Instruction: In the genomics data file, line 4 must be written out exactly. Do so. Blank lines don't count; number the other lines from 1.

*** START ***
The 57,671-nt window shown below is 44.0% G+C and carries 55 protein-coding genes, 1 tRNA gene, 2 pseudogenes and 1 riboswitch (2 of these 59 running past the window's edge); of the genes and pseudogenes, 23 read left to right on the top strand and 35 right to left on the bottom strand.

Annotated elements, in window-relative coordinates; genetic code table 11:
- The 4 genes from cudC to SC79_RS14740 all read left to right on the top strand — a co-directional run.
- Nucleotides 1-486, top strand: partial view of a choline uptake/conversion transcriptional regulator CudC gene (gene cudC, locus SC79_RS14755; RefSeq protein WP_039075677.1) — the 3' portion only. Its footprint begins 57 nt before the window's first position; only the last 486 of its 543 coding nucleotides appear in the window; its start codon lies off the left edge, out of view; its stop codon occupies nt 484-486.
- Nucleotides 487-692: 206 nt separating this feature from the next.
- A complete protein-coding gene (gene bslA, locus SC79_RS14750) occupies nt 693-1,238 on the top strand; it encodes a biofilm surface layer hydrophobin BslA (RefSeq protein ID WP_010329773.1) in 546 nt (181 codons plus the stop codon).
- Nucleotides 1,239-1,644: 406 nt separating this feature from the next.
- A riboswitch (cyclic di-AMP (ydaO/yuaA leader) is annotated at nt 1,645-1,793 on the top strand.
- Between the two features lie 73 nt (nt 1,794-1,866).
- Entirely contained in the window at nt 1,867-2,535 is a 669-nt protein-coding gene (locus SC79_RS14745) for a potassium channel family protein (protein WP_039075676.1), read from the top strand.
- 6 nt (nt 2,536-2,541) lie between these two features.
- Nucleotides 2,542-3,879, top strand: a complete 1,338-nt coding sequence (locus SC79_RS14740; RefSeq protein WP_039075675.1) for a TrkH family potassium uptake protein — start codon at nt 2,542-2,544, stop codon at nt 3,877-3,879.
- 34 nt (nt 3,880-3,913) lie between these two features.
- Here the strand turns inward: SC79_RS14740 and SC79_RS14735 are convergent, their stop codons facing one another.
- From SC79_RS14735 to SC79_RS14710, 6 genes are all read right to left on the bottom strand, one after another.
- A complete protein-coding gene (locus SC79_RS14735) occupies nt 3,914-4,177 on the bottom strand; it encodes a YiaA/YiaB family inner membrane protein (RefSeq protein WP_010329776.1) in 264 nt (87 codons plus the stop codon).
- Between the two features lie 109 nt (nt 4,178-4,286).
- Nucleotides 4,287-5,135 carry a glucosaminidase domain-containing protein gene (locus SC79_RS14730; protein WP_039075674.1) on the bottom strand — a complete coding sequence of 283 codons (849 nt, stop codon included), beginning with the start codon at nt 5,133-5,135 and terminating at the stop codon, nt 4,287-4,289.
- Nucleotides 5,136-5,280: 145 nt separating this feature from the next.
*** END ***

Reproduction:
- Nucleotides 1-486, top strand: partial view of a choline uptake/conversion transcriptional regulator CudC gene (gene cudC, locus SC79_RS14755; RefSeq protein WP_039075677.1) — the 3' portion only. Its footprint begins 57 nt before the window's first position; only the last 486 of its 543 coding nucleotides appear in the window; its start codon lies off the left edge, out of view; its stop codon occupies nt 484-486.